Managing Spasticity: stretching, Medication, CBD
Published by Everyday Health
A number of steps can be taken to address spasticity and limit its debilitating effects.
In fact, the NMSS notes that it’s important to treat spasticity proactively to avoid certain complications, such as contractures (frozen or unmovable joints) and pressure sores, in which skin becomes irritated, sensitive, and even damaged after extremities are left in the same position for too long.
According to Sandoval, a regimen of regular stretching of your arms and legs is probably the most important treatment for spasticity.
“In cases of mild spasticity, that may be all that you need,” he says. But if spasticity or other symptoms make it difficult to stretch your muscles on your own, he recommends working with a physical therapist or health aid.
“Your spouse or a family member can also help,” he notes.
For Ciganovich, exercising and stretching every day has kept her spasticity under control.
“There are a lot of days I don’t feel like going to the gym, but I push myself,” she says. “I always feel better when I do my stretching and exercise, and even on the worst days, my MS symptoms practically disappear.”
In cases of moderate to severe spasticity, your doctor may prescribe a muscle relaxant, a drug designed to loosen tightened muscles.
Most often with MS, the drug baclofen is used for this purpose. Baclofen is usually administered in pill form, but a small percentage of people with MS may need to have a baclofen pump surgically implanted. The pump, which is shaped like a hockey puck and is implanted in the abdomen, is designed to deliver the drug via a catheter to the spinal cord.
“Baclofen has significant side effects, which can limit its effectiveness,” Sandoval says. “It can make you sleepy or groggy, which could be a problem if you have to drive or go to work, and in some cases it has been known to make people nauseated. The baclofen pump greatly minimizes those side effects because it delivers the drug directly to the spinal fluid that surrounds the spinal cord. However, inserting the pump is an invasive procedure.”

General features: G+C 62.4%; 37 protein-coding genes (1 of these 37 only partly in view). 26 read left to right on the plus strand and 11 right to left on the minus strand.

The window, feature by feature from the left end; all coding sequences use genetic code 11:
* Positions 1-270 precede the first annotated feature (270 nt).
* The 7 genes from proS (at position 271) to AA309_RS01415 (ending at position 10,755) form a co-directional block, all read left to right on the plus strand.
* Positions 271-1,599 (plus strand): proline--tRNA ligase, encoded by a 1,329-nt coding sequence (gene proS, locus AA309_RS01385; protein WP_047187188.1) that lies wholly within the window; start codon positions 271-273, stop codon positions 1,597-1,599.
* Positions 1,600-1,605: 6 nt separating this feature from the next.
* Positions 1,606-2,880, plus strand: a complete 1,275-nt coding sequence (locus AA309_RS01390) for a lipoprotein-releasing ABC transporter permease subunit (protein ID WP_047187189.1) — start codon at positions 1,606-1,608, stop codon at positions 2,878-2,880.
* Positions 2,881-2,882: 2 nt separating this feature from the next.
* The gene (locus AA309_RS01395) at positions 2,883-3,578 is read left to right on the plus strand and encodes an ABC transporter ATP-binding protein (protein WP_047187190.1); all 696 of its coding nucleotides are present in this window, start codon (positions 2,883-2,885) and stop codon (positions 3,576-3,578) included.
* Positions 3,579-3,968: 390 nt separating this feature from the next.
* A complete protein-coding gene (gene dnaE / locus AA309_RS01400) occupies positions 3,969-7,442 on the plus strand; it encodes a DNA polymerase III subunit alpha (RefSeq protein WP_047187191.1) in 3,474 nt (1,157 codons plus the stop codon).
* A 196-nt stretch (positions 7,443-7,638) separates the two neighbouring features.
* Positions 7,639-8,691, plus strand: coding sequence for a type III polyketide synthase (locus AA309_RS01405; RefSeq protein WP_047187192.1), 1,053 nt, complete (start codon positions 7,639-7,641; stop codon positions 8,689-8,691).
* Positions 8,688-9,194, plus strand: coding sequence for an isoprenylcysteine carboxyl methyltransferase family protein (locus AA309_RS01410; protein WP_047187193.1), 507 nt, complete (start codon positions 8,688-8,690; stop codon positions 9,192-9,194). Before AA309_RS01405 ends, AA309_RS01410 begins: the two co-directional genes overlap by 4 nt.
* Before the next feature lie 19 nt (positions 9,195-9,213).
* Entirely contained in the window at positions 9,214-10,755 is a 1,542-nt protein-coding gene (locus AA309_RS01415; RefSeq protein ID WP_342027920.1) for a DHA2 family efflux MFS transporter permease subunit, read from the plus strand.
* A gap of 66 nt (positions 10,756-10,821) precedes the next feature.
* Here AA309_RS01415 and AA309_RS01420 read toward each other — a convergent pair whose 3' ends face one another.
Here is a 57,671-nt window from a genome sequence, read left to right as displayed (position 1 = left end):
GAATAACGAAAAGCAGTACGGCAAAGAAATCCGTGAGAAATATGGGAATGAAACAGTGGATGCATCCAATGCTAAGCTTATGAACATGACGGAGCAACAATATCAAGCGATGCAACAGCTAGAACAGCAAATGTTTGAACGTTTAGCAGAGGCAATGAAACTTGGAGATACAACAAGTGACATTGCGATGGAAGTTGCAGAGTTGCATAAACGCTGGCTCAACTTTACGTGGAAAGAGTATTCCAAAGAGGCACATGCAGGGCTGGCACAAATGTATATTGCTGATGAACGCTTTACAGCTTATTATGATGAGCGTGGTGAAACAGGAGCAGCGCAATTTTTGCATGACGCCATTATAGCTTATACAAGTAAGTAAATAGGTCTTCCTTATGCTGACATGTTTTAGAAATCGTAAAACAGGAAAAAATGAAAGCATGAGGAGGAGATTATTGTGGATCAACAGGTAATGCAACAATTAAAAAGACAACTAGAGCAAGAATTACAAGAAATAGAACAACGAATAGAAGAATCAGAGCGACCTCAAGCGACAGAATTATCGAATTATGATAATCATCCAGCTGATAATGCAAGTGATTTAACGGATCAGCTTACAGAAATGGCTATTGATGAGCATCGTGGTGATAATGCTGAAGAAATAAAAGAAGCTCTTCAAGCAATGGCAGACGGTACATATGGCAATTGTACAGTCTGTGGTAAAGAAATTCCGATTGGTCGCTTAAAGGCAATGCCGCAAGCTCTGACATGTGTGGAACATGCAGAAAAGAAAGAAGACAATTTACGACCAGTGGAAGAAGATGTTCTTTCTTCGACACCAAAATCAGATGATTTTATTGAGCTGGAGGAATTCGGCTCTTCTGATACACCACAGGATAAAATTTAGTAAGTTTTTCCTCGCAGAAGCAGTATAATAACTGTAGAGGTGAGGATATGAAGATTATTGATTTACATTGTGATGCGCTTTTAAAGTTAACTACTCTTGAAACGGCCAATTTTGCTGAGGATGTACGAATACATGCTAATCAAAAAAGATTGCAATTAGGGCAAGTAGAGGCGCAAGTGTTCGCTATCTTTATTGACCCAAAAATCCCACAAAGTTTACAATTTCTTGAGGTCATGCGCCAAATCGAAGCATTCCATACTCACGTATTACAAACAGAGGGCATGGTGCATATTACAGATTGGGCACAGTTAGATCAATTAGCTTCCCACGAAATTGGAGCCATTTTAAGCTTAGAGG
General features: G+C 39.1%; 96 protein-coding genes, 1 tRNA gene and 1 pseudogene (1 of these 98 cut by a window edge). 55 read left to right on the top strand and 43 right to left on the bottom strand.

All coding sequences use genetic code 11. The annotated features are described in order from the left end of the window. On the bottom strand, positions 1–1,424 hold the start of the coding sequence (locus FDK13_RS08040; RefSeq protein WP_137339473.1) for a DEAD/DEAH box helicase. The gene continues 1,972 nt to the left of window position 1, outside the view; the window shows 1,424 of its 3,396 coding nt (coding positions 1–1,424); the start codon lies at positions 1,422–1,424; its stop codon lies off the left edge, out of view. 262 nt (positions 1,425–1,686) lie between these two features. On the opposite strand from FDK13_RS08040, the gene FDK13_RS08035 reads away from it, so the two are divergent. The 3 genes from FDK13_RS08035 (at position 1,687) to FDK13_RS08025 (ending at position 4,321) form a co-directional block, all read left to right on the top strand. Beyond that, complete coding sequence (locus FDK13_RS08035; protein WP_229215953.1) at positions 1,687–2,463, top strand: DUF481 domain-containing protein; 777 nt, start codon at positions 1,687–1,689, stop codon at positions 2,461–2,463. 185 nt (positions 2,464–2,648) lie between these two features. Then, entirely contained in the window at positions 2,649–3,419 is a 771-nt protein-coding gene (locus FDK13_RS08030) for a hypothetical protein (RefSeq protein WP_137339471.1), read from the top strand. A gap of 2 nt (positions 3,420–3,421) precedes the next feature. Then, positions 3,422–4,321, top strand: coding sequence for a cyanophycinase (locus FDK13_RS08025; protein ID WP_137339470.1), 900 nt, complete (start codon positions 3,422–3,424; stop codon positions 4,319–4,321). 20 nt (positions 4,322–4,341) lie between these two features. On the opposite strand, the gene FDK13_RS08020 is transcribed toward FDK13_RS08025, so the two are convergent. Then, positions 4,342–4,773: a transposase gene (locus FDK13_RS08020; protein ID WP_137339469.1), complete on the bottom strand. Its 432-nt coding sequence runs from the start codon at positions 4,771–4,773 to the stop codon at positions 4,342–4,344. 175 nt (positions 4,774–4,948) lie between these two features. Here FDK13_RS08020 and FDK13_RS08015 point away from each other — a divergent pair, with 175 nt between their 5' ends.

Your doctor may also recommend Botox (onabotulinumtoxinA) injections to specific muscles. These injections temporarily weaken the spastic muscle, which allows some improvement of function and reduction of painful spasms.
“I recently started getting Botox injections in my neck and shoulder areas to manage the pain,” notes Ciganovich. “However, when the muscles are treated with the Botox, it makes it harder to work out. So I try and fight the pain and keep going.”
There are currently no CBD-based medicines for spasticity approved by the U.S. Food and Drug Administration (FDA). Nonetheless, as more and more U.S. states pass laws allowing for the use of cannabis and its pharmaceutical derivatives for medical purposes, researchers are investigating its potential uses in MS, specifically for the management of symptoms like pain and spasticity. An example of a CBD already being used to treat these symptoms in MS is Sativex (nabiximols), a cannabinoid spray approved in Canada and some European countries for use as a complement to prescription medication.
Sativex spray combines two chemicals found in many cannabis plants — CBD and tetrahydrocannabinol (THC) — to treat spasticity by working to balance out receptors found in multiple organs and tissues throughout the body. A review of existing research published in February 2018 in the journal Current Neurology and Neuroscience Reports found that of 10 “moderate to high quality” clinical trials, five “concluded that there was sufficient evidence that cannabinoids may be effective for symptoms of pain and/or spasticity in MS.”
In addition, a study published in November 2016 in the journal European Neurology found that among 281 people with MS spasticity who used the Sativex spray for three months (at a mean dosage of six sprays per day) spasticity and spasticity-related symptoms (muscle spasms, fatigue, pain, sleep quality, and bladder dysfunction) were significantly improved.
CBD is also available in oils and lotions for topical (on the skin) applications.
“I have tried the CBD oils and creams for my legs and it seems to work,” Ciganovich says. “I think any type of treatment for MS should be allowed if it works for that person, because MS is difficult to live with and there’s no cure.”
“In general, the data on the use of CBD and other forms of marijuana to treat symptoms like spasticity is limited and very mixed,” adds Vijayshree Yadav, MD, clinical director of the Multiple Sclerosis Center at Oregon Health and Science University in Portland, who published her own review in March 2014 in the journal Neurology on the topic. “And much of what we have is subjective — meaning it’s based on people self-reporting improvement in symptoms — as opposed to measurable, objective criteria. We are seeing more and more people experimenting with marijuana and its derivatives, but not everyone is seeing benefit.”
As with any potential new treatment, Dr. Yadav recommends talking to your doctor before trying CBD or other marijuana-based products.
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